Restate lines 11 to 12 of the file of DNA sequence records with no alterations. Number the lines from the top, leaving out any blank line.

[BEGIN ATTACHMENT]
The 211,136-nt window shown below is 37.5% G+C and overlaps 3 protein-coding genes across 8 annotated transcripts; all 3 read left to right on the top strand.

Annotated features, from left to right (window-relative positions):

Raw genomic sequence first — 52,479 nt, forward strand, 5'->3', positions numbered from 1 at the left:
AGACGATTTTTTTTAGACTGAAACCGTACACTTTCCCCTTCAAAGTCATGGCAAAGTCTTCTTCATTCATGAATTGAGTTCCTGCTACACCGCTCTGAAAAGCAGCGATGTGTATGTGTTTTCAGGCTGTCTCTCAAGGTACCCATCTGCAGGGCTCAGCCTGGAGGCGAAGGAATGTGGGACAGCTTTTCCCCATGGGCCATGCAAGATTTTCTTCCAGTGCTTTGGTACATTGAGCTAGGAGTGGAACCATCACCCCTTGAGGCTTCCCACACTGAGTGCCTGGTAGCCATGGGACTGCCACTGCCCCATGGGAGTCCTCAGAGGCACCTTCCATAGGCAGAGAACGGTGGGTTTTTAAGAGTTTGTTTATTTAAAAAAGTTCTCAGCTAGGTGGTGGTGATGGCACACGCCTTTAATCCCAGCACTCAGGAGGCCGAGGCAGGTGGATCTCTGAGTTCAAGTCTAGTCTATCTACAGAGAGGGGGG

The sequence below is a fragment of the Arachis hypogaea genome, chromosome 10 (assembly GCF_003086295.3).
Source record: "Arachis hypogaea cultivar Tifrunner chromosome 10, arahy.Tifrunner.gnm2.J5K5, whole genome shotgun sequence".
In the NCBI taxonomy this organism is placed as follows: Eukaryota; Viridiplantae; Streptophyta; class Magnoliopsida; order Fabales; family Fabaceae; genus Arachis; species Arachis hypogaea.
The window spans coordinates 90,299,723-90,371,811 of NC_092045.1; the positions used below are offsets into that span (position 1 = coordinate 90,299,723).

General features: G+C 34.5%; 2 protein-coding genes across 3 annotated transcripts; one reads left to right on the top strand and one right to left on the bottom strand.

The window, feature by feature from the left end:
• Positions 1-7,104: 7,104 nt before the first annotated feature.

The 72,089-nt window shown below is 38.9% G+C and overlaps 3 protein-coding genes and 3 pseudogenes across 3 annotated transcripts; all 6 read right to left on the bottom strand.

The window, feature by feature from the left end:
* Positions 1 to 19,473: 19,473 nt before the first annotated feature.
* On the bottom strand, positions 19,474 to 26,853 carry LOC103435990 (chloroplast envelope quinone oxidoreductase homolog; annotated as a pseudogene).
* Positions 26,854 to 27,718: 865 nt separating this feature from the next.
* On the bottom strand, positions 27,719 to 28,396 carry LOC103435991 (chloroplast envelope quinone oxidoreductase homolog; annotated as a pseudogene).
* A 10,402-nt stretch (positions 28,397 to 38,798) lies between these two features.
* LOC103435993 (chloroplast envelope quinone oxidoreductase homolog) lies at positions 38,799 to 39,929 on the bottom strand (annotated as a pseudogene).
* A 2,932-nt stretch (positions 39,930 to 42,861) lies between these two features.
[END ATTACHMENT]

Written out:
• Positions 1-7,104: 7,104 nt before the first annotated feature.

The 72,089-nt window shown below is 38.9% G+C and overlaps 3 protein-coding genes and 3 pseudogenes across 3 annotated transcripts; all 6 read right to left on the bottom strand.